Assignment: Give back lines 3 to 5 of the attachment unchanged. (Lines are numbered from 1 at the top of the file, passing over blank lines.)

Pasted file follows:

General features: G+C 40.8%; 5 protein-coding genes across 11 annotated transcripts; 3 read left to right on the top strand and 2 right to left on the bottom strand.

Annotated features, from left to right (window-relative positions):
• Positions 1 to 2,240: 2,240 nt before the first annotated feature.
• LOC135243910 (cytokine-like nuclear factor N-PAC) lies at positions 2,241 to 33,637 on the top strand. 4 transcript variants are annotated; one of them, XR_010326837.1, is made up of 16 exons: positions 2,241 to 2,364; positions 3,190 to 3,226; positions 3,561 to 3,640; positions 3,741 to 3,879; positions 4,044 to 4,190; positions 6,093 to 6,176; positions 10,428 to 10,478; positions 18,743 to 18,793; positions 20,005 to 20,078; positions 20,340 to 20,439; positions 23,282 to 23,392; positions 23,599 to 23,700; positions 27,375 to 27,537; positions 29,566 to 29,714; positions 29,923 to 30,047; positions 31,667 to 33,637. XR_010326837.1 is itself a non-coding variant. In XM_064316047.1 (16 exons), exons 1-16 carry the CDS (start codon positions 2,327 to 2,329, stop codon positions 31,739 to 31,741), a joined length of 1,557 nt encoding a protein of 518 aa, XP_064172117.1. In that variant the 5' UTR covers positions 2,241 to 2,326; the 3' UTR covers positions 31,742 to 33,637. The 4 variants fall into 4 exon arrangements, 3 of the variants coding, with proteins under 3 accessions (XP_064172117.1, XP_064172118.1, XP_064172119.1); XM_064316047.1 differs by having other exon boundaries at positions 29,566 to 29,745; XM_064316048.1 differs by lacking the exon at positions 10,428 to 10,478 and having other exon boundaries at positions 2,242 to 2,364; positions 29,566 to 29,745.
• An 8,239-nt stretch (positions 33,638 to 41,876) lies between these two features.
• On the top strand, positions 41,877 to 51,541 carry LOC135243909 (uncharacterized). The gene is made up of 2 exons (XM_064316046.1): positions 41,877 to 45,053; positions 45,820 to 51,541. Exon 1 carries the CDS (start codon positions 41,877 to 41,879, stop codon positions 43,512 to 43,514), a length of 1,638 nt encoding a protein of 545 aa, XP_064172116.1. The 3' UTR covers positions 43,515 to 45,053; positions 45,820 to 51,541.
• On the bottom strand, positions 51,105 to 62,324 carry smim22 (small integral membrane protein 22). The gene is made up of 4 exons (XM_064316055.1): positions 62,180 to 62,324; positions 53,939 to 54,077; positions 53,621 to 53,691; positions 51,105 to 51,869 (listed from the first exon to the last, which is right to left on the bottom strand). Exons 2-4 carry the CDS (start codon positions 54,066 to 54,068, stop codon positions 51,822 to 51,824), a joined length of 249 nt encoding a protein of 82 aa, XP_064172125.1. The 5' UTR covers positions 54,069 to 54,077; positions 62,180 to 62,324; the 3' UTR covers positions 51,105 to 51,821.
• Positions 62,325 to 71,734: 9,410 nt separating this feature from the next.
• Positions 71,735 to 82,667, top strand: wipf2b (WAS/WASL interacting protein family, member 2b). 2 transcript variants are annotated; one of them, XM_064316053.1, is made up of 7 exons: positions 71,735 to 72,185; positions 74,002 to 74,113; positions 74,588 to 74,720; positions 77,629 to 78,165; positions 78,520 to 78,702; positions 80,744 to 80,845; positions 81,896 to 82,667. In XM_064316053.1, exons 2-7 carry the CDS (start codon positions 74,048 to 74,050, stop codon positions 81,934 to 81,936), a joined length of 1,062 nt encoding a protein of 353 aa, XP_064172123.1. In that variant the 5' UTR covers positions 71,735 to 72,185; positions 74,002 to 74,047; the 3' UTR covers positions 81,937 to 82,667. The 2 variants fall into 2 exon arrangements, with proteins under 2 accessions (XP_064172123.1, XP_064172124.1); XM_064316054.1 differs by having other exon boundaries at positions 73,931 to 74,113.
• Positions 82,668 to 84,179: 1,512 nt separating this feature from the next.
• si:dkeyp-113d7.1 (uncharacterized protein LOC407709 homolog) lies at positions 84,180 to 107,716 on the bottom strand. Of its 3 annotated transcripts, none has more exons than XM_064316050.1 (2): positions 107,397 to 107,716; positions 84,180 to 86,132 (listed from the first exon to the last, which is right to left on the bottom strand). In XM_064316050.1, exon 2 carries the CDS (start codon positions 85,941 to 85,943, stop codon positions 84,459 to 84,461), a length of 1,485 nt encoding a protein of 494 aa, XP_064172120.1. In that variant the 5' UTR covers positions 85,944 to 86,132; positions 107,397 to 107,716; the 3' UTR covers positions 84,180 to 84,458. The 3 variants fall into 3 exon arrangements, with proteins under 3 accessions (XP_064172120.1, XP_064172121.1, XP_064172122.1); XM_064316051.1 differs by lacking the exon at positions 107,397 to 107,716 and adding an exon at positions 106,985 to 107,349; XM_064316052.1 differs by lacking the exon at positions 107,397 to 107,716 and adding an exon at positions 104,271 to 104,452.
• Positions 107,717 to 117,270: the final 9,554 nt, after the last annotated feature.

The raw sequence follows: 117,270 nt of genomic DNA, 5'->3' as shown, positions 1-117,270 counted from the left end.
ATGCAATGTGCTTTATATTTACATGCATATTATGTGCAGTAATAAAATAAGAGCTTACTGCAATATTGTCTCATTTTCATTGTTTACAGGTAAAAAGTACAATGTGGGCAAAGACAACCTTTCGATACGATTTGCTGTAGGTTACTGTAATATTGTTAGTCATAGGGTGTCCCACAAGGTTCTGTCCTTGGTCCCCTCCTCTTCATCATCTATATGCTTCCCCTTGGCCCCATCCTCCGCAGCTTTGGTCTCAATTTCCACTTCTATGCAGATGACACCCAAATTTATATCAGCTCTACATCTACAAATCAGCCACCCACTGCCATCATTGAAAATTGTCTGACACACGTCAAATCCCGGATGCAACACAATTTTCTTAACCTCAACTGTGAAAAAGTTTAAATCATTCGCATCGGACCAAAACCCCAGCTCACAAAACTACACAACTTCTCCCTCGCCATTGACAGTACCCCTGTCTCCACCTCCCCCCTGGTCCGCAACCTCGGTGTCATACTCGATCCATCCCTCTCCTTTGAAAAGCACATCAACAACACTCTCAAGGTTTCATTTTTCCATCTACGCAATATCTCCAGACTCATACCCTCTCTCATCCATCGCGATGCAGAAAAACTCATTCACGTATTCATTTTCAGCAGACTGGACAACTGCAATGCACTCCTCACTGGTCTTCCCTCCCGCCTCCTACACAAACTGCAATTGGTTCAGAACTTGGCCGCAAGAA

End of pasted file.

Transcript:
• Positions 1 to 2,240: 2,240 nt before the first annotated feature.
• LOC135243910 (cytokine-like nuclear factor N-PAC) lies at positions 2,241 to 33,637 on the top strand. 4 transcript variants are annotated; one of them, XR_010326837.1, is made up of 16 exons: positions 2,241 to 2,364; positions 3,190 to 3,226; positions 3,561 to 3,640; positions 3,741 to 3,879; positions 4,044 to 4,190; positions 6,093 to 6,176; positions 10,428 to 10,478; positions 18,743 to 18,793; positions 20,005 to 20,078; positions 20,340 to 20,439; positions 23,282 to 23,392; positions 23,599 to 23,700; positions 27,375 to 27,537; positions 29,566 to 29,714; positions 29,923 to 30,047; positions 31,667 to 33,637. XR_010326837.1 is itself a non-coding variant. In XM_064316047.1 (16 exons), exons 1-16 carry the CDS (start codon positions 2,327 to 2,329, stop codon positions 31,739 to 31,741), a joined length of 1,557 nt encoding a protein of 518 aa, XP_064172117.1. In that variant the 5' UTR covers positions 2,241 to 2,326; the 3' UTR covers positions 31,742 to 33,637. The 4 variants fall into 4 exon arrangements, 3 of the variants coding, with proteins under 3 accessions (XP_064172117.1, XP_064172118.1, XP_064172119.1); XM_064316047.1 differs by having other exon boundaries at positions 29,566 to 29,745; XM_064316048.1 differs by lacking the exon at positions 10,428 to 10,478 and having other exon boundaries at positions 2,242 to 2,364; positions 29,566 to 29,745.
• An 8,239-nt stretch (positions 33,638 to 41,876) lies between these two features.